BANDA ACEH, Indonesia — An Indonesian woman who was gang-raped by men who accused her of having extramarital sex may be caned publicly for violating Islamic law, an official says. The 25-year-old widow said she was raped by eight men who allegedly found her having sex with a married man in her house. The men reportedly beat the man, doused the two with sewage, and then turned them over to Islamic police in conservative Aceh province. SENT: 200 words.

INDIA-NORTHEAST VIOLENCE

GAUHATI, India — Officials say six bodies have been recovered from a river near an area where more than 30 Muslims were killed last week in the worst ethnic violence in India’s remote northeast in two years. SENT: 270 words.

UNITED STATES-KOREAS

NEW YORK — South Korea’s foreign minister warns North Korea that the cost of keeping and testing nuclear weapons will be so high that it could threaten the survival of Kim Jong Un’s regime. Yun Byung-se says the North will pay “the heaviest price” in new sanctions if it defies the international community and goes ahead with a new nuclear test. By Edith M. Lederer. SENT: 700 words.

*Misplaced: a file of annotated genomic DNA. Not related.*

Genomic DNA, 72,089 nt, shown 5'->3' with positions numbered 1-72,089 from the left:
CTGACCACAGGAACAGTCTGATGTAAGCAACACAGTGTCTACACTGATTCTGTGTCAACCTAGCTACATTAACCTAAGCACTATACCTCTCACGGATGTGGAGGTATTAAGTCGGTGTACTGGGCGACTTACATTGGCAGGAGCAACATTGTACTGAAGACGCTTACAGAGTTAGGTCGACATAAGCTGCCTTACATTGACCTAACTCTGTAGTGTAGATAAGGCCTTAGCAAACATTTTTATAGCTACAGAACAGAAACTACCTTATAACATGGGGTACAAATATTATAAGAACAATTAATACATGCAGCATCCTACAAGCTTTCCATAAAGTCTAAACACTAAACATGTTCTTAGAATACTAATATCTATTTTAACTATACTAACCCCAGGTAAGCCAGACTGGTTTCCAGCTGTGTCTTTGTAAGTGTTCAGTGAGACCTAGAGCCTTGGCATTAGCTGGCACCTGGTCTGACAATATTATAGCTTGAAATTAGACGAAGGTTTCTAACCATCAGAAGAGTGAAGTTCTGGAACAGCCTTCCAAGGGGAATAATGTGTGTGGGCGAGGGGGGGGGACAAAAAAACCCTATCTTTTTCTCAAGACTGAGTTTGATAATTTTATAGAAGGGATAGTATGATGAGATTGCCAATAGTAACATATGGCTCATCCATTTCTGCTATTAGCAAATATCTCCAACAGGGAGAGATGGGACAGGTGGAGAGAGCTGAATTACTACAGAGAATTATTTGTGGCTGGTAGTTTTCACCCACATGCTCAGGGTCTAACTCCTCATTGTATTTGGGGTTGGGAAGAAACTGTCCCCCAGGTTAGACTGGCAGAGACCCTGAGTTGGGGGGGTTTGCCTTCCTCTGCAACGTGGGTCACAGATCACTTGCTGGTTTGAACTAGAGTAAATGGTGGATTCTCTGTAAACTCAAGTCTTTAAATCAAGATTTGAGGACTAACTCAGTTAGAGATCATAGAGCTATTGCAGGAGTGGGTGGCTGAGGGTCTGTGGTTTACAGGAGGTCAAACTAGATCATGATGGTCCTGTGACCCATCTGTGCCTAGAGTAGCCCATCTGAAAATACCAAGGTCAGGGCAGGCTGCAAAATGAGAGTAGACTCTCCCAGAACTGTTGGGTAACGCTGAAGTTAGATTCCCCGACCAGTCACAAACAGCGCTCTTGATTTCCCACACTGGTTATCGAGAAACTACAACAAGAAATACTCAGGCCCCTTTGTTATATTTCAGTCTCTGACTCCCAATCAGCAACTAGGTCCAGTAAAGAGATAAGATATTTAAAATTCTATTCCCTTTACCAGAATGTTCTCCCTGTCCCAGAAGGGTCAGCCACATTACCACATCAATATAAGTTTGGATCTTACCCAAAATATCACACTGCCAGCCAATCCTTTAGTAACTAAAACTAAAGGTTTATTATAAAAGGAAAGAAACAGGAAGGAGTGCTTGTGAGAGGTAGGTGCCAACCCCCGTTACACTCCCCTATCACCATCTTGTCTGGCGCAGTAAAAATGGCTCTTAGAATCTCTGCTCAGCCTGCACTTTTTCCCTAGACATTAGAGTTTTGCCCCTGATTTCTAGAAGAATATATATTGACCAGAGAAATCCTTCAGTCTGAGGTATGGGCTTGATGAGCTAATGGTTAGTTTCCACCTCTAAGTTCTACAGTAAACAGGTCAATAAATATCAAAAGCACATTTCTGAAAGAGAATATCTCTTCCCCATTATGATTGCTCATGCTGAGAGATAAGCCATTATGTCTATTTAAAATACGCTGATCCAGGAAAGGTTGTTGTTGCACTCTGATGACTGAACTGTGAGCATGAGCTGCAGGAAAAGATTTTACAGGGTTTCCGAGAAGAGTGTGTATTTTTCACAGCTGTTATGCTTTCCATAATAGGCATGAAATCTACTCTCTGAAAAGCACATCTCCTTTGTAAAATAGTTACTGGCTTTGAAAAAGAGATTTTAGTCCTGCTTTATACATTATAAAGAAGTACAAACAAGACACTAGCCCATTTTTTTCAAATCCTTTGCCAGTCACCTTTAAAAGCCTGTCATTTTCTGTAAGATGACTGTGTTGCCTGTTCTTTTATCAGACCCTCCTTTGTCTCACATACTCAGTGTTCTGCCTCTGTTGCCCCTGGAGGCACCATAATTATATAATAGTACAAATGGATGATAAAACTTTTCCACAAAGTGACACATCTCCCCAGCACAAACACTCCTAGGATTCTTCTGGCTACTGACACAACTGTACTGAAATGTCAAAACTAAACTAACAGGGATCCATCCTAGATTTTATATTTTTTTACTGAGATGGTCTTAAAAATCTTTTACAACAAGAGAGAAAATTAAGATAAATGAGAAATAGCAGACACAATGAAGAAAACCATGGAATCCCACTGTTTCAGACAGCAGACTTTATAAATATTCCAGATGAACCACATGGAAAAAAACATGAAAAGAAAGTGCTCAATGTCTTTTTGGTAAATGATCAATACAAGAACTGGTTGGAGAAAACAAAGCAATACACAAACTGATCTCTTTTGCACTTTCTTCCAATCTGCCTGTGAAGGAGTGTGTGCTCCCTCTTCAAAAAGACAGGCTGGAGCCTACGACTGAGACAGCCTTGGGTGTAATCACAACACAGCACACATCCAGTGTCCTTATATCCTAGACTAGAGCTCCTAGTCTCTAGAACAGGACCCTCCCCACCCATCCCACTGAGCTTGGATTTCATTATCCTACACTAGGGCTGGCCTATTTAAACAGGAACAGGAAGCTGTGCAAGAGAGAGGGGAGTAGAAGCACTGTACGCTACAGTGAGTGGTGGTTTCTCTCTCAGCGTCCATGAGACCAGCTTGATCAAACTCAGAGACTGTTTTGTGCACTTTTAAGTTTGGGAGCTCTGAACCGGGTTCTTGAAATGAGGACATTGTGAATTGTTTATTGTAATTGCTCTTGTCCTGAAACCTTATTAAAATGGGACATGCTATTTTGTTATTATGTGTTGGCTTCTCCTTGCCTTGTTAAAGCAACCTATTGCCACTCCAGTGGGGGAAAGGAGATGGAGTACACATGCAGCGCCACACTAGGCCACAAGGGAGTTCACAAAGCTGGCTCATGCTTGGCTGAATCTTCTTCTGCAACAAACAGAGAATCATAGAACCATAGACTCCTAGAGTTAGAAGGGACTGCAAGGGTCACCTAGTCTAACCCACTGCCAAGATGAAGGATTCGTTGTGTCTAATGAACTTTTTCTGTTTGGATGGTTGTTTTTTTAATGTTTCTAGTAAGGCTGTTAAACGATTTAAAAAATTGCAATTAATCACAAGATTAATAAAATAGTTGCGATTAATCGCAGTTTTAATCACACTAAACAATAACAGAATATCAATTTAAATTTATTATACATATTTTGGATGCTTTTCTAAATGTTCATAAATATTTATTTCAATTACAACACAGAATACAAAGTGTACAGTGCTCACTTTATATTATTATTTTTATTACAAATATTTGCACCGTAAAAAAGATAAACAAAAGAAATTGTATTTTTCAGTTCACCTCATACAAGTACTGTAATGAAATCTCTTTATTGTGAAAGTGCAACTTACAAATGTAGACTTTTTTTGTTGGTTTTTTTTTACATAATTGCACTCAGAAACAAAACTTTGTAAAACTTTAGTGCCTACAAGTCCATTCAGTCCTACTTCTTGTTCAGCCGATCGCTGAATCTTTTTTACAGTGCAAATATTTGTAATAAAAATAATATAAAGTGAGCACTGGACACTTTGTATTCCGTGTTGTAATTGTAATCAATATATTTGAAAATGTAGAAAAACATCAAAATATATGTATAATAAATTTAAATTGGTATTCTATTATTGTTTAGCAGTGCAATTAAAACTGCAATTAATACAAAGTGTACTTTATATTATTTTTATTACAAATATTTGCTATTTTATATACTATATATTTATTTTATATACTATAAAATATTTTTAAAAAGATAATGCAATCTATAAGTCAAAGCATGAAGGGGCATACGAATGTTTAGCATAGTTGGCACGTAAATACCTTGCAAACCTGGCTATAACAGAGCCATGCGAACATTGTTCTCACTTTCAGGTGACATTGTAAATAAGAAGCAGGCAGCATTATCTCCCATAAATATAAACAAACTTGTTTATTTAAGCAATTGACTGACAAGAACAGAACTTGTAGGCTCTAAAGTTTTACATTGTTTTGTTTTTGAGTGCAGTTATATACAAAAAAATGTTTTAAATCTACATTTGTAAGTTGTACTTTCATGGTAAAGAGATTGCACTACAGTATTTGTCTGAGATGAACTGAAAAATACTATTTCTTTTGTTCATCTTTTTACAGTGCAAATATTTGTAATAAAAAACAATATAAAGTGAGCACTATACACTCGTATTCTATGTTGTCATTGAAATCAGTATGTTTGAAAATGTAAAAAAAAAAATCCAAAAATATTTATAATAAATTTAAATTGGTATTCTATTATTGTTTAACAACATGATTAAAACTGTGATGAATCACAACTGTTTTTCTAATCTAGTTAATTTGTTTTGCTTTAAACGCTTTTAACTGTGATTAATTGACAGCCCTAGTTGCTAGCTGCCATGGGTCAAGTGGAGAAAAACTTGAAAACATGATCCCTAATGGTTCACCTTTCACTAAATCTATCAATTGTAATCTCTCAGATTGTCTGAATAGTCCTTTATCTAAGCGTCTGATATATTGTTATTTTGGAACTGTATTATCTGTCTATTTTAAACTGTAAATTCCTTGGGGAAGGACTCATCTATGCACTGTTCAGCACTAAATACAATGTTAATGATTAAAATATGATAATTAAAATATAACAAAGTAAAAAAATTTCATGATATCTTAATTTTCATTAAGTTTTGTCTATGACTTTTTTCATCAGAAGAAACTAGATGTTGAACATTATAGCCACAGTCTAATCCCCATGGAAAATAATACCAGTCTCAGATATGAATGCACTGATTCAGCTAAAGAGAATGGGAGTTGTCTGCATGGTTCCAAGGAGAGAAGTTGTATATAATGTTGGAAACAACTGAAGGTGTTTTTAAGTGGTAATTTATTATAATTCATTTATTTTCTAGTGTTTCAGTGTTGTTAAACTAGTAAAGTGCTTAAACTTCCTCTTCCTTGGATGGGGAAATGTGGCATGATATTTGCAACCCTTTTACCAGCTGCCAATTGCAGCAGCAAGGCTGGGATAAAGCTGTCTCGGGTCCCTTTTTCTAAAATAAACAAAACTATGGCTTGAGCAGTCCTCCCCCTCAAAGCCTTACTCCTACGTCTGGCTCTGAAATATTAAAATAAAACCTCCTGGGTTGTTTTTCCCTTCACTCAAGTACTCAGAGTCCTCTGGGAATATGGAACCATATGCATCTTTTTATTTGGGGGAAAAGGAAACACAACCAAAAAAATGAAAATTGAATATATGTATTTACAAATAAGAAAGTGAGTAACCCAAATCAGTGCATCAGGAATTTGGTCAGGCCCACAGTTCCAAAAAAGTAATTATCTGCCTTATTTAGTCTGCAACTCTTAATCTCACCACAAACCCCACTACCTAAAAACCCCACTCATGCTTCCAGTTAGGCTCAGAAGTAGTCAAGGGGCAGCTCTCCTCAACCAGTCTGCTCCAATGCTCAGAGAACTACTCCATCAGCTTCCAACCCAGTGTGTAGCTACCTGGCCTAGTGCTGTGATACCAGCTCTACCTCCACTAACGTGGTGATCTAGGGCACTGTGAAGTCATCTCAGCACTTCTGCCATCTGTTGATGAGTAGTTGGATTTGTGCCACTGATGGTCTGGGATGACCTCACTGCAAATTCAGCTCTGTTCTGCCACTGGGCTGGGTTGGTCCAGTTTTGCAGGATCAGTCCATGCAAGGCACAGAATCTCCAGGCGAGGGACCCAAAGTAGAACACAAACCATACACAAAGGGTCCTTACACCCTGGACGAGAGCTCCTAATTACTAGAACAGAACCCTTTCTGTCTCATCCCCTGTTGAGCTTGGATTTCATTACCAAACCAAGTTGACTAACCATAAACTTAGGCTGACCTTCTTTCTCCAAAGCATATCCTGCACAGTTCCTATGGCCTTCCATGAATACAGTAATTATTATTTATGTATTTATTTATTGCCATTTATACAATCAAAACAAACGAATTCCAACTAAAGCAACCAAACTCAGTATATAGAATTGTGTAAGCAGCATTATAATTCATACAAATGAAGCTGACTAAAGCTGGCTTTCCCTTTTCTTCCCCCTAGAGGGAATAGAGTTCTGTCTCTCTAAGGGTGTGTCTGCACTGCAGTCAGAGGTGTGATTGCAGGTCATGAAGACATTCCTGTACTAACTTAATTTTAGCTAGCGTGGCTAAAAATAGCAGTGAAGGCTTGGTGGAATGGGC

AUSTRALIA-INDONESIA

CANBERRA, Australia — Reports that the Australian navy added three passengers to an asylum seeker boat turned back to Indonesia have threatened to further damage already strained relationships between the countries over Australia’s tough policies to deter boat arrivals. By Rod McGuirk. SENT: 500 words.

AFGHANISTAN-LANDSLIDE

KABUL, Afghanistan — Afghan President Hamid Karzai tours the site of last week’s horrific landslide in the country’s remote northeast, pledging to provide relief to families displaced by the disaster that killed hundreds of people. SENT: 170 words, photos.

PHILIPPINES-ARMY BARRACKS FIRE

MANILA, Philippines — A fire at the Philippine army’s explosives and ordnance unit triggers a large explosion that destroys a building and injures at least 24 people, mostly soldiers and firefighters. SENT: 200 words, photos.

NEW ZEALAND-DESIGNER DRUGS BANNED

WELLINGTON, New Zealand — New Zealand has reversed course on allowing some designer drugs to be legally sold after a public outcry about the toll they were taking. A law change will ban the sale and possession of all synthetic drugs. That ends the sale of 36 substances, many of which had been designed to mimic marijuana. SENT: 130 words.